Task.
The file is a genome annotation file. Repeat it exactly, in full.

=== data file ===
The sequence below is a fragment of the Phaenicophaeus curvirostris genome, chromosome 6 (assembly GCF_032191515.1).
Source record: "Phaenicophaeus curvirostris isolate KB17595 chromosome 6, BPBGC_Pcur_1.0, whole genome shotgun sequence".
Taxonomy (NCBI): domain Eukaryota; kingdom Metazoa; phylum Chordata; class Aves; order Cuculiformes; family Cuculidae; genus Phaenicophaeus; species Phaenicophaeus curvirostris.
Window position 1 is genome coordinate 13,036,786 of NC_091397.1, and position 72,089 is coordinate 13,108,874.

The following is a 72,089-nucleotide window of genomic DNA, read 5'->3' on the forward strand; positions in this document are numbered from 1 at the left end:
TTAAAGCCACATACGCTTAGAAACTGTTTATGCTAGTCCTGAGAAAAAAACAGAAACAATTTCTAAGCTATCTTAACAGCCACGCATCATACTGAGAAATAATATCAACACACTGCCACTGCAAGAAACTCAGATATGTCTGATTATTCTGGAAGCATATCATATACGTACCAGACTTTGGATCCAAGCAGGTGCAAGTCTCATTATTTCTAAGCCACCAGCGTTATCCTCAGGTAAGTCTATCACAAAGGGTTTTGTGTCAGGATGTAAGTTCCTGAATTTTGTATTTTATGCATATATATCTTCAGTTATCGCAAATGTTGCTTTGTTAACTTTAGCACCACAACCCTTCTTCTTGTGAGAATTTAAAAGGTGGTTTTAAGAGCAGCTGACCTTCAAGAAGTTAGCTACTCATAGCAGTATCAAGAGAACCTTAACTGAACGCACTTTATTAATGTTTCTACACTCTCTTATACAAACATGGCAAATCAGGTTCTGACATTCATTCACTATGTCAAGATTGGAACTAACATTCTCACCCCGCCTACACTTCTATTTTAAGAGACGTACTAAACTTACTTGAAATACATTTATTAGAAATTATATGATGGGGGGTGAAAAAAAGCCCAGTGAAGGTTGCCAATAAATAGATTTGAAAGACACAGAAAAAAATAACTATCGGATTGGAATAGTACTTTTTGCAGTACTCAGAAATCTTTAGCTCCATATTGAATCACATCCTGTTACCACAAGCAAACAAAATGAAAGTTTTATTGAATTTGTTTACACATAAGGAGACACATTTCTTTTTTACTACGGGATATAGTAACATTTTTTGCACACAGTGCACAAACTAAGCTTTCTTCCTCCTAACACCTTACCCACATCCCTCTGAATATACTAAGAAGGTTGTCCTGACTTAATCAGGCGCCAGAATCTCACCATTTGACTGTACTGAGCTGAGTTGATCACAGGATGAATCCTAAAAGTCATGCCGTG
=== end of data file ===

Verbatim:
The sequence below is a fragment of the Phaenicophaeus curvirostris genome, chromosome 6 (assembly GCF_032191515.1).
Source record: "Phaenicophaeus curvirostris isolate KB17595 chromosome 6, BPBGC_Pcur_1.0, whole genome shotgun sequence".
Taxonomy (NCBI): domain Eukaryota; kingdom Metazoa; phylum Chordata; class Aves; order Cuculiformes; family Cuculidae; genus Phaenicophaeus; species Phaenicophaeus curvirostris.
Window position 1 is genome coordinate 13,036,786 of NC_091397.1, and position 72,089 is coordinate 13,108,874.

The following is a 72,089-nucleotide window of genomic DNA, read 5'->3' on the forward strand; positions in this document are numbered from 1 at the left end:
TTAAAGCCACATACGCTTAGAAACTGTTTATGCTAGTCCTGAGAAAAAAACAGAAACAATTTCTAAGCTATCTTAACAGCCACGCATCATACTGAGAAATAATATCAACACACTGCCACTGCAAGAAACTCAGATATGTCTGATTATTCTGGAAGCATATCATATACGTACCAGACTTTGGATCCAAGCAGGTGCAAGTCTCATTATTTCTAAGCCACCAGCGTTATCCTCAGGTAAGTCTATCACAAAGGGTTTTGTGTCAGGATGTAAGTTCCTGAATTTTGTATTTTATGCATATATATCTTCAGTTATCGCAAATGTTGCTTTGTTAACTTTAGCACCACAACCCTTCTTCTTGTGAGAATTTAAAAGGTGGTTTTAAGAGCAGCTGACCTTCAAGAAGTTAGCTACTCATAGCAGTATCAAGAGAACCTTAACTGAACGCACTTTATTAATGTTTCTACACTCTCTTATACAAACATGGCAAATCAGGTTCTGACATTCATTCACTATGTCAAGATTGGAACTAACATTCTCACCCCGCCTACACTTCTATTTTAAGAGACGTACTAAACTTACTTGAAATACATTTATTAGAAATTATATGATGGGGGGTGAAAAAAAGCCCAGTGAAGGTTGCCAATAAATAGATTTGAAAGACACAGAAAAAAATAACTATCGGATTGGAATAGTACTTTTTGCAGTACTCAGAAATCTTTAGCTCCATATTGAATCACATCCTGTTACCACAAGCAAACAAAATGAAAGTTTTATTGAATTTGTTTACACATAAGGAGACACATTTCTTTTTTACTACGGGATATAGTAACATTTTTTGCACACAGTGCACAAACTAAGCTTTCTTCCTCCTAACACCTTACCCACATCCCTCTGAATATACTAAGAAGGTTGTCCTGACTTAATCAGGCGCCAGAATCTCACCATTTGACTGTACTGAGCTGAGTTGATCACAGGATGAATCCTAAAAGTCATGCCGTG